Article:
Carnegie Mellon University

Shortened URL Security Tips

Shortened URLs, such as those from bit.ly and goo.gl make it easy to type in a web address quickly, but difficult to determine where the web browser will actually take you. Criminals will use shortened URLs to direct victims to phishing sites or initiate a download of malicious software on to your device.

If you are suspicious of a shortened URL, don't click it. Use the tips on this page to help you determine the true path of a shortened URL.

Before You Click, Reveal Full URLs

There are a number of ways you can reveal the full URL behind a shortened URL:

  • Use the shortening service preview feature. Type the shortened URL in the address bar of your web browser and add teh characters described below to see a preview of the full URL:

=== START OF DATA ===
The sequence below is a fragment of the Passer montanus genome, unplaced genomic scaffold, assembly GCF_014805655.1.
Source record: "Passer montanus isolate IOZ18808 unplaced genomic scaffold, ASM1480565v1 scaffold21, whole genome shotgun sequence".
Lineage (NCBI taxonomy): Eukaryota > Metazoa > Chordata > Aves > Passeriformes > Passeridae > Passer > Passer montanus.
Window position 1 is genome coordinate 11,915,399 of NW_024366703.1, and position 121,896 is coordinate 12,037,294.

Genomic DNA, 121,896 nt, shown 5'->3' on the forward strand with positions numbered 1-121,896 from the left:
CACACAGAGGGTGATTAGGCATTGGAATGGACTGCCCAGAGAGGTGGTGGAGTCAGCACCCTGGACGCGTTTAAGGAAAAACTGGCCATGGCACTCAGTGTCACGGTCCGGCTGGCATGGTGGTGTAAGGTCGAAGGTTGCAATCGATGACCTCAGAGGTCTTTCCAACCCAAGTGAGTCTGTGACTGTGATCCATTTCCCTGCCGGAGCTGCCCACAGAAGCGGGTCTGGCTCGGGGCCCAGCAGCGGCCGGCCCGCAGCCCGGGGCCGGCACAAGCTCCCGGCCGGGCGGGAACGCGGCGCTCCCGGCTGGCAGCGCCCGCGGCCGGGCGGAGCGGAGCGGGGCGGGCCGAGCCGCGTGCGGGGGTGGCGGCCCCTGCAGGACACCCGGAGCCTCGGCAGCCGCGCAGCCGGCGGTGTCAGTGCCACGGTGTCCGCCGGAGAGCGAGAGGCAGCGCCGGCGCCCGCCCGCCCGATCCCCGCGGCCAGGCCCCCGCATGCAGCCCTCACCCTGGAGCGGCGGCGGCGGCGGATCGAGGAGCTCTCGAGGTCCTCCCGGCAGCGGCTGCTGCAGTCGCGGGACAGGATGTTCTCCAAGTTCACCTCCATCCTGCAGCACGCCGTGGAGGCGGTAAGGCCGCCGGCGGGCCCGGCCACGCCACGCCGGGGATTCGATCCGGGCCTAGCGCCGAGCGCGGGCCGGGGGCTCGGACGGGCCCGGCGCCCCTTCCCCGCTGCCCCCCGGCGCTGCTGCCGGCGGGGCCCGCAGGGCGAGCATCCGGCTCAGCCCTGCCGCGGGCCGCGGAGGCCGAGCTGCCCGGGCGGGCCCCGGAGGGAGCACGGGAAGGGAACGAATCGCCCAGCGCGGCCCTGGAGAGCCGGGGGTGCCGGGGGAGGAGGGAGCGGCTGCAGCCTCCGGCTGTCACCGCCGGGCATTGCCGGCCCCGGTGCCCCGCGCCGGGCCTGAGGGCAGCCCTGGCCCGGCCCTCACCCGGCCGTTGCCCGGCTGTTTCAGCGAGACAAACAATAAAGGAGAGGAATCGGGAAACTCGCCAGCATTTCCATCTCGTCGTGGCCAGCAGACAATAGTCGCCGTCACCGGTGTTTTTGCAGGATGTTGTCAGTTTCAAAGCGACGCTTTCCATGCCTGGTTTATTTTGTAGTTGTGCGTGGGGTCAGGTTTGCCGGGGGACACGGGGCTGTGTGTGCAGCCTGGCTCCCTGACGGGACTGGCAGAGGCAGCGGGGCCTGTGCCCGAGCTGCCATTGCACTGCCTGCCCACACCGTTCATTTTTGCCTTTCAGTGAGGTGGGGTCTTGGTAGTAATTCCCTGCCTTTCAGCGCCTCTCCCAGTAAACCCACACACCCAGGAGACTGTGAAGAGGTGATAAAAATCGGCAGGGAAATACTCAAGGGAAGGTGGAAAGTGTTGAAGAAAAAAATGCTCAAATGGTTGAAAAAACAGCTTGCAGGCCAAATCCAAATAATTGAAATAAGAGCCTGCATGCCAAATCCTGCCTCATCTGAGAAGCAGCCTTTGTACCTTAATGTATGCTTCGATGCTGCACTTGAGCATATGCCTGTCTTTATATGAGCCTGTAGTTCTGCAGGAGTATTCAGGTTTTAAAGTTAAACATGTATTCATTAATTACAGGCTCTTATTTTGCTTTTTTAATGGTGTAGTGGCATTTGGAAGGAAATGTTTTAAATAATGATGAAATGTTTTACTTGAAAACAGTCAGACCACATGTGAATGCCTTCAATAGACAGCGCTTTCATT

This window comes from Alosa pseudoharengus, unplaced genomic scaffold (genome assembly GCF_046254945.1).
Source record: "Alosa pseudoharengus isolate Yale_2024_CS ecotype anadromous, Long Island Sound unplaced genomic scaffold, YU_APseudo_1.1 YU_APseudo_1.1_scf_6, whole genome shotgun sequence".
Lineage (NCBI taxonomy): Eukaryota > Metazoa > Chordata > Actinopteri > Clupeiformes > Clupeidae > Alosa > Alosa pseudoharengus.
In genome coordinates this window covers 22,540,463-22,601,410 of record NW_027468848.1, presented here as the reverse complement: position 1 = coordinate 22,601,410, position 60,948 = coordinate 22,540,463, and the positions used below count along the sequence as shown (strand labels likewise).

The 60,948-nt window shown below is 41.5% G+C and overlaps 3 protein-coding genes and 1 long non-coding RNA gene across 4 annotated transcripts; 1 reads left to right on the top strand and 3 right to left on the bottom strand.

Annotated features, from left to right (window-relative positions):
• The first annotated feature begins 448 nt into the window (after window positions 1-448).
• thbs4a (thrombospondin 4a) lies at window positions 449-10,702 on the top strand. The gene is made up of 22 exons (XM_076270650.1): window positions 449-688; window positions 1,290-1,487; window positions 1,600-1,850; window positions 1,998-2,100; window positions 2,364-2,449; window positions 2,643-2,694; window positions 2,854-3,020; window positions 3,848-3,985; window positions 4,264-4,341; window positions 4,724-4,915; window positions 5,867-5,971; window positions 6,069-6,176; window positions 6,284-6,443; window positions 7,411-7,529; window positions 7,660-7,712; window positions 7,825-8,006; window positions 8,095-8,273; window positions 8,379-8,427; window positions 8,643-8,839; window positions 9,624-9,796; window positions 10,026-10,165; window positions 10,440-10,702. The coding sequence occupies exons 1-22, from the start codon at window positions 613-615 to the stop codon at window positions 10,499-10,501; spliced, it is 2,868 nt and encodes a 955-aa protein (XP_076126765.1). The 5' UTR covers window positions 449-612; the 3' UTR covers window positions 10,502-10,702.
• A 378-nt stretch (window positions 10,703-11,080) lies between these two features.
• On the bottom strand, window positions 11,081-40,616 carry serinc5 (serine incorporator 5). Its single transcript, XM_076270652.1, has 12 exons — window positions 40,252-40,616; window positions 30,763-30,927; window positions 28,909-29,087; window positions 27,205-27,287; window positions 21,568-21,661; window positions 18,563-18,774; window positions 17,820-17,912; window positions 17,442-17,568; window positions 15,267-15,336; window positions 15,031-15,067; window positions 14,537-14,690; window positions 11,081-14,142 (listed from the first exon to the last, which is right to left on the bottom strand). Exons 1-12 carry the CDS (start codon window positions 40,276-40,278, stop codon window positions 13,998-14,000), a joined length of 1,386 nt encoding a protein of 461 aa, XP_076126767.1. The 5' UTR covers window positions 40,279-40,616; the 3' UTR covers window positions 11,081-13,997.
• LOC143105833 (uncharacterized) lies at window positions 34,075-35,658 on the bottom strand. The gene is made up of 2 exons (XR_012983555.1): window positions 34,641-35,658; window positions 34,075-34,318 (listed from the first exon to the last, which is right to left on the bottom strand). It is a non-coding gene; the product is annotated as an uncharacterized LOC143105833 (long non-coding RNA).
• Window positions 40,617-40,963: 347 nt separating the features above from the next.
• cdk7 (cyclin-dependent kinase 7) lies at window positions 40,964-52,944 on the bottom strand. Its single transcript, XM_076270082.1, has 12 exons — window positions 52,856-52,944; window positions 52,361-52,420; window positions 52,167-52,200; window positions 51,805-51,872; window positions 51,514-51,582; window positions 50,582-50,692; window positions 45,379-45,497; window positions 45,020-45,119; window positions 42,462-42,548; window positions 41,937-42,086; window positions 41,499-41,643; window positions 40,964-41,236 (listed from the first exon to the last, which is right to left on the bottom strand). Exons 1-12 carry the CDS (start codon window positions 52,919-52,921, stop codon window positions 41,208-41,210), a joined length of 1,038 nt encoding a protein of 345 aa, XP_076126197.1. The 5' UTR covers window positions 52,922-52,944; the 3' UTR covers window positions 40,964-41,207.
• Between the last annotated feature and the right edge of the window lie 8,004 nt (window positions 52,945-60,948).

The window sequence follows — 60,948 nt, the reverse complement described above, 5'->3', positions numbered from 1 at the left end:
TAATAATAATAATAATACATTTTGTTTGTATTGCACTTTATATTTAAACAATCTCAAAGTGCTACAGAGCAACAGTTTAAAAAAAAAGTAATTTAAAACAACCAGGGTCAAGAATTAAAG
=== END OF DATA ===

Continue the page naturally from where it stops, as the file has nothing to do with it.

• tinyurl.com: Between the "http://" and the "tinyurl", type preview
      • Example: http://preview.tinyurl.com/zn7xnzu
    • bit.ly: At the end of the URL, type a +
      • Example: http://bit.ly/2DuNkeV+
  • Use a URL checker. These are a few of the sites that allow you to enter a short URL and view the full URL:

Before You Shorten a URL, Consider Alternatives

  • Use descriptive link text with the full URL. In emails and on web pages, it is best to use descriptive link text with the full URL behind it. This lets people know where they will be directed to once they click. They are able to hover their mouse cursor to see the full URL. It is also a recommended best practice for accessibility, because it provides people who user screen readers with clear, complete information.
  • Don't use a shortened URL if people must log in. If you are directing people to a page that requires login, let them see the full URL and tell them login will be required.
  • Be clear about the destination when you must use short URLs. On social media platforms, such as Twitter, you may need to use a shortened URL to stay within a character limit. It is helpful to let people know where the short URL will take them.